RBG Takes the Opera Stage, to Discuss Justice - U.S. Supreme Court
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RBG Takes the Opera Stage, to Discuss Justice

Supreme Court Justice Ruth Bader Ginsburg made her opera debut last fall and she's already back for more.

This time, however, the Notorious RBG, a notorious opera aficionado, wasn't on stage to perform, but to speak. Last night, Justice Ginsburg starred in "Justice at the Opera" at the Kennedy Center Opera House on "justice, criminality and human rights as depicted in the opera."

Another Starring Role for RBG

The opera can seem a rarefied, distant art, the kind of thing that's beloved by a few but befuddling to most. But Justice Ginsburg's talk comes just as the Washington National Opera presents two highly relevant, contemporary works: "Dead Man Walking," an opera about the death penalty, and "Champion," an "opera in jazz" that tells the story of Emile Griffith, a gay, African-American boxing champ in the 1960's.

These two pieces set the context for Justice Ginsburg's discussion. The justice was joined by Francesca Zambello, Artistic Director of the WNO who moderated the event. And while we weren't able to attend in person, the evening with Justice Ginsburg certainly seems to have charmed the pants of Twitter.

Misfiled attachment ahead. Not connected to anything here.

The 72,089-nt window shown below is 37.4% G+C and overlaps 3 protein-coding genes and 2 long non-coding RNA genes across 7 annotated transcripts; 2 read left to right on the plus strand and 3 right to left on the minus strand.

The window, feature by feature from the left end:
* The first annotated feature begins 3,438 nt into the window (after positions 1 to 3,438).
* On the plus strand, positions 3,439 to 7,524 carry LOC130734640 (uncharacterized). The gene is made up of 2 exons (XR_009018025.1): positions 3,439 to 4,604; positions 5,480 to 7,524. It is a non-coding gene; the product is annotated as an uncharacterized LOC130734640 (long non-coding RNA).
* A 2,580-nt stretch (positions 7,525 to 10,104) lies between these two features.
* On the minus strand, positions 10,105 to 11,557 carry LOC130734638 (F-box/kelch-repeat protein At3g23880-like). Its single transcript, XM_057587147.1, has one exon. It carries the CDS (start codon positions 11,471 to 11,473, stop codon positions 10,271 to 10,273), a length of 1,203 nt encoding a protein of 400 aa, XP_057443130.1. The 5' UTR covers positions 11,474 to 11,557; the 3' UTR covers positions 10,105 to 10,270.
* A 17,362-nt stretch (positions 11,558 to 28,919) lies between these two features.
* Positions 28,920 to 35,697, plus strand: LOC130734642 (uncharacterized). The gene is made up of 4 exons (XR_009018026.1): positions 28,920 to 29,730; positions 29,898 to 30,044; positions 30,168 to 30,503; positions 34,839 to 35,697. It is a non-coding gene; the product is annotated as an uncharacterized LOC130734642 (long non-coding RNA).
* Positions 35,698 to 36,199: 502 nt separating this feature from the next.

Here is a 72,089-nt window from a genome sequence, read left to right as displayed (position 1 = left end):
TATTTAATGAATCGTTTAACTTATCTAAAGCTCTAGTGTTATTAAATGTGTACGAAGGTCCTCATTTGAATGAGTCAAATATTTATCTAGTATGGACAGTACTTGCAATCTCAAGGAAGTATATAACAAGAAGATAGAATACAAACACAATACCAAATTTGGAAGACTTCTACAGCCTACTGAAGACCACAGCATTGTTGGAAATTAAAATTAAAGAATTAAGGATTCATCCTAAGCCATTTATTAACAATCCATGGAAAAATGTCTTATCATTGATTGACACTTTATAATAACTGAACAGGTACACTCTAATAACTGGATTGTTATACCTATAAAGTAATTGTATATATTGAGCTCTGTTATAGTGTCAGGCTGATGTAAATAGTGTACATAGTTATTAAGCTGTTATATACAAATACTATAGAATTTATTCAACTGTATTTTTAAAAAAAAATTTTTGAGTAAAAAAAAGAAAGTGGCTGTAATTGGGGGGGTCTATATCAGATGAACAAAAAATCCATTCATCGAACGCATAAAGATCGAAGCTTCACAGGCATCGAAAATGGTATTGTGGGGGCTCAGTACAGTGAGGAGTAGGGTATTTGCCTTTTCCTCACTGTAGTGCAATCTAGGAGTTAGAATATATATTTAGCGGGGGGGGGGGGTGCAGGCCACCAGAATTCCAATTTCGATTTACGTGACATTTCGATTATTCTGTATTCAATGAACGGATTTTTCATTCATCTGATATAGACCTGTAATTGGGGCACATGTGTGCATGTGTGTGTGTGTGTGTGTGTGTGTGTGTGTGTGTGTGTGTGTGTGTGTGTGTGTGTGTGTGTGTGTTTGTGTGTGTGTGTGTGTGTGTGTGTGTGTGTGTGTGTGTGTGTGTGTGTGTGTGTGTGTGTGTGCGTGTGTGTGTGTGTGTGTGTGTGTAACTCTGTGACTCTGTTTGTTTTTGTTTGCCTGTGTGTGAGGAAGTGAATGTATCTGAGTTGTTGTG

Justice and the Opera

Speaking to NBC4's Barbara Harrison before the event, Justice Ginsburg pointed to several areas where the law and opera have informed, or at least overlapped, each other.

The classic "Carmen," for example, presents "the ultimate plea bargain," the justice says. That's "because here's Carmen and she is being carted off to jail and she negotiates a deal with Don José."

And then, of course, there's the opera dedicated to the Supreme Court justice herself. "Scalia/Ginsburg," the justice reminded Harrison, is based on her relationship with the late Justice Antonin Scalia, her good friend and regular ideological opponent. That opera features the two justices navigating "three cosmic trials" together, with direct quotes from their court opinions worked into the music.

"The libretto," Justice Ginsburg explains, "is trying to portray two people who have very different views on some very important things and yet genuinely like each other."

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